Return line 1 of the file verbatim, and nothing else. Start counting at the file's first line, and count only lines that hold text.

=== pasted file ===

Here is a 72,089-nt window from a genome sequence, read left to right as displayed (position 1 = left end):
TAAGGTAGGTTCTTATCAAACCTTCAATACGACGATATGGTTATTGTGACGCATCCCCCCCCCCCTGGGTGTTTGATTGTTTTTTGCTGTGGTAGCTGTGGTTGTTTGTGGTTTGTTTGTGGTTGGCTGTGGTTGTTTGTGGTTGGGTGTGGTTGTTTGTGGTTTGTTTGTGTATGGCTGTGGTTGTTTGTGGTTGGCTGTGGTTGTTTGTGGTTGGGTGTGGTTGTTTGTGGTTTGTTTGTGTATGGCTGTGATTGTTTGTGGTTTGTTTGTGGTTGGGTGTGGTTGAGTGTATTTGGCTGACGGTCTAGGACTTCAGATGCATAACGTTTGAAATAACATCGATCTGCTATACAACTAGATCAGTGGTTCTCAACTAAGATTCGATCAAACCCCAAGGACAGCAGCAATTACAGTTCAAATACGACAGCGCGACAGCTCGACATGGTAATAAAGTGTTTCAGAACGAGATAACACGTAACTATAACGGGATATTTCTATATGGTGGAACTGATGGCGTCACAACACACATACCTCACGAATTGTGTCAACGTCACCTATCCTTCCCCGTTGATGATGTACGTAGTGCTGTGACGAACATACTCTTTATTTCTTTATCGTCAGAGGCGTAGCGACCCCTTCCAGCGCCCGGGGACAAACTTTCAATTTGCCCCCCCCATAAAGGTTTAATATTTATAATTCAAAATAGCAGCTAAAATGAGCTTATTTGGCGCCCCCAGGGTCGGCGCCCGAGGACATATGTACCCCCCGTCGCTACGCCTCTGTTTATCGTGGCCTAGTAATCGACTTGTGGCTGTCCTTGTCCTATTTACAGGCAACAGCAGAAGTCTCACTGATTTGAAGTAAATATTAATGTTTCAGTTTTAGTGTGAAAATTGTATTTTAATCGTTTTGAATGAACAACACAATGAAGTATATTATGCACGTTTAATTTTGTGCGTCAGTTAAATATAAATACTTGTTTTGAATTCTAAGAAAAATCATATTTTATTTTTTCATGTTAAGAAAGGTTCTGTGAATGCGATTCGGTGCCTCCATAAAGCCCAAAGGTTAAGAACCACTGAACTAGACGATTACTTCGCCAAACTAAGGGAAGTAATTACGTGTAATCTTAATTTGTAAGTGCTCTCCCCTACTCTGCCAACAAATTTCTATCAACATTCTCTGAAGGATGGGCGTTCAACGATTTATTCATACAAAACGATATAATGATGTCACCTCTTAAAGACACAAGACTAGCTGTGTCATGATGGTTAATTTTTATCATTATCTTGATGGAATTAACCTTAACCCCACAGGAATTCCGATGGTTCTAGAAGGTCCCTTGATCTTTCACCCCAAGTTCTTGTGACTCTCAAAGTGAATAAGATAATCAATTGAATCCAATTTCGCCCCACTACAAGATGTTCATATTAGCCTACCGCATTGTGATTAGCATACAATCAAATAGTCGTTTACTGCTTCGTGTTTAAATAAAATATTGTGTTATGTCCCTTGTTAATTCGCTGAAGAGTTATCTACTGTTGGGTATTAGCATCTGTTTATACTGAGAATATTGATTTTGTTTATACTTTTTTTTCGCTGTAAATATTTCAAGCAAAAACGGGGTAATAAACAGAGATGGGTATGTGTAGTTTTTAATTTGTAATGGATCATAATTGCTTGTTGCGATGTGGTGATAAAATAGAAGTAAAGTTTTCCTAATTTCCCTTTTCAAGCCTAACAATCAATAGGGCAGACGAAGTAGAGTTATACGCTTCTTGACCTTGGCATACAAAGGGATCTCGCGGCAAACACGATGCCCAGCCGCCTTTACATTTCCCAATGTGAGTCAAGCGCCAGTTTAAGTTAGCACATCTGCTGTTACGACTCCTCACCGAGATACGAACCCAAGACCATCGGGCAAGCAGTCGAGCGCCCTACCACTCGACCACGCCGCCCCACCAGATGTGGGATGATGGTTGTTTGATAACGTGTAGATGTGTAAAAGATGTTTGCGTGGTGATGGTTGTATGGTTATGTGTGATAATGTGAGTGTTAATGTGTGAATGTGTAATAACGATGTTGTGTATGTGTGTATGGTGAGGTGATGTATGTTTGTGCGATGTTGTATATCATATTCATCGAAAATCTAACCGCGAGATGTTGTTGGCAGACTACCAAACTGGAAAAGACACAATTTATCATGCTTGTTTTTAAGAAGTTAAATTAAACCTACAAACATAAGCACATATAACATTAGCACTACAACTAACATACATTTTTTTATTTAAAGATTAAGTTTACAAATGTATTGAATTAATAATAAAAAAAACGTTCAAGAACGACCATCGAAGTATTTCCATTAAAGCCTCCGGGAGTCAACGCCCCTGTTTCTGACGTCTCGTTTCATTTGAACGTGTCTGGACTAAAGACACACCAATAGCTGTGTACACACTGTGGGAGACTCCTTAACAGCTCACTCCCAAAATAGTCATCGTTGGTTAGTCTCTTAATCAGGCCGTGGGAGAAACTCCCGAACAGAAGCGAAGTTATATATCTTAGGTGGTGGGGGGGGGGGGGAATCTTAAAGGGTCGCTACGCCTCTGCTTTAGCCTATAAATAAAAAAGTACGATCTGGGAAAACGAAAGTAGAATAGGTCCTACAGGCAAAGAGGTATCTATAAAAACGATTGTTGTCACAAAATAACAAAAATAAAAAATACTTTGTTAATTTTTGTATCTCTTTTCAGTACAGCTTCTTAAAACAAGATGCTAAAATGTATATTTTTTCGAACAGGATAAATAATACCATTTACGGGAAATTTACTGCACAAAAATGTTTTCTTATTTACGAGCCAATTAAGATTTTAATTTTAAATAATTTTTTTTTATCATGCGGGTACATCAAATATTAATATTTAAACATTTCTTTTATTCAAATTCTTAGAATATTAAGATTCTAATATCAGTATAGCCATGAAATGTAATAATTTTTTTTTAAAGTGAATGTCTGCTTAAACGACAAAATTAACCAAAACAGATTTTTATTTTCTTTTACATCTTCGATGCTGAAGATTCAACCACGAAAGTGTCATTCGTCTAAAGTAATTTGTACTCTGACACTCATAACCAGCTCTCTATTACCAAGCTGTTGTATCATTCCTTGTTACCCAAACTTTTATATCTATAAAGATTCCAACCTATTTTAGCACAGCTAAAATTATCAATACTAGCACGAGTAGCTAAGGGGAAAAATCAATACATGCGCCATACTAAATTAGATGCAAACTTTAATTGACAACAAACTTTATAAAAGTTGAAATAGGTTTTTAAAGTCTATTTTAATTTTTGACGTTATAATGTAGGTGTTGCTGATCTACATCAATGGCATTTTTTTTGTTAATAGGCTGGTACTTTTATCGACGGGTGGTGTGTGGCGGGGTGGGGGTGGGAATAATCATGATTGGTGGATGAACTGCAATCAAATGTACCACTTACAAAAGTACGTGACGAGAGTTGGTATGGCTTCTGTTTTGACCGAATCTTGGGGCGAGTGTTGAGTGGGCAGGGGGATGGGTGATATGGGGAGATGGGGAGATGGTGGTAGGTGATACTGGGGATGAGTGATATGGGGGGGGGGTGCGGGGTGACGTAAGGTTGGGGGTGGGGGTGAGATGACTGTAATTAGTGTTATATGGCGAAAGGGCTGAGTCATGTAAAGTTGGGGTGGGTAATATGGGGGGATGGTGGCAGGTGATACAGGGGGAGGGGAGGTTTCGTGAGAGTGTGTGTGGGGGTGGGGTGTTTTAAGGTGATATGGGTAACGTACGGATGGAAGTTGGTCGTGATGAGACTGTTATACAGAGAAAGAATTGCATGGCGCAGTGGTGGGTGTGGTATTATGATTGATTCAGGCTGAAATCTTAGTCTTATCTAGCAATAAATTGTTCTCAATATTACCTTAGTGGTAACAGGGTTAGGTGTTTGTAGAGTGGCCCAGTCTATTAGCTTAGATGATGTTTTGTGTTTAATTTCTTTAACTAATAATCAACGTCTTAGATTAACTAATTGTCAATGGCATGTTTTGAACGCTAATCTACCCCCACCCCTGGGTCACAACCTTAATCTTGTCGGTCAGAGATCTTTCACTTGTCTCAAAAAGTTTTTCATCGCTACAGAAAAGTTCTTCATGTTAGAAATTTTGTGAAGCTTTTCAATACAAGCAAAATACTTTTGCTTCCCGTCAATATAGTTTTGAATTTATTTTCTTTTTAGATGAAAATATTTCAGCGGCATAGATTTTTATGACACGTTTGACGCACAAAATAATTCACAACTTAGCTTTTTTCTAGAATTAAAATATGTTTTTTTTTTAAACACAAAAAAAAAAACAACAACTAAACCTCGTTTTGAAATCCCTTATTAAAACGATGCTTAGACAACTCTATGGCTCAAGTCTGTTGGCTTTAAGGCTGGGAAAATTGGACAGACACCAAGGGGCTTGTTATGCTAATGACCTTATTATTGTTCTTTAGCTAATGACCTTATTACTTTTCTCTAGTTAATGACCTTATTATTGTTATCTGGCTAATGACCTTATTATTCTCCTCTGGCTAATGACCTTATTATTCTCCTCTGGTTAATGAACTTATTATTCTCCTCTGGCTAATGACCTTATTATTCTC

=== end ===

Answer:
Here is a 72,089-nt window from a genome sequence, read left to right as displayed (position 1 = left end):